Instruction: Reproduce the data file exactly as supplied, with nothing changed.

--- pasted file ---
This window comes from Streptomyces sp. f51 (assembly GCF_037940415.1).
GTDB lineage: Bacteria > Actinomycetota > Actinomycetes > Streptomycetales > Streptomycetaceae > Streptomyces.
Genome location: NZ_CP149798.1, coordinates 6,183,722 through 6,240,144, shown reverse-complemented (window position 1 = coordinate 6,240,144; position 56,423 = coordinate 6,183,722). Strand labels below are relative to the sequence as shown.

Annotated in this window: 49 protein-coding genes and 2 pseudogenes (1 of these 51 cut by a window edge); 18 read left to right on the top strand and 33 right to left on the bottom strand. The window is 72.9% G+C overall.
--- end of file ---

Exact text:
This window comes from Streptomyces sp. f51 (assembly GCF_037940415.1).
GTDB lineage: Bacteria > Actinomycetota > Actinomycetes > Streptomycetales > Streptomycetaceae > Streptomyces.
Genome location: NZ_CP149798.1, coordinates 6,183,722 through 6,240,144, shown reverse-complemented (window position 1 = coordinate 6,240,144; position 56,423 = coordinate 6,183,722). Strand labels below are relative to the sequence as shown.

Annotated in this window: 49 protein-coding genes and 2 pseudogenes (1 of these 51 cut by a window edge); 18 read left to right on the top strand and 33 right to left on the bottom strand. The window is 72.9% G+C overall.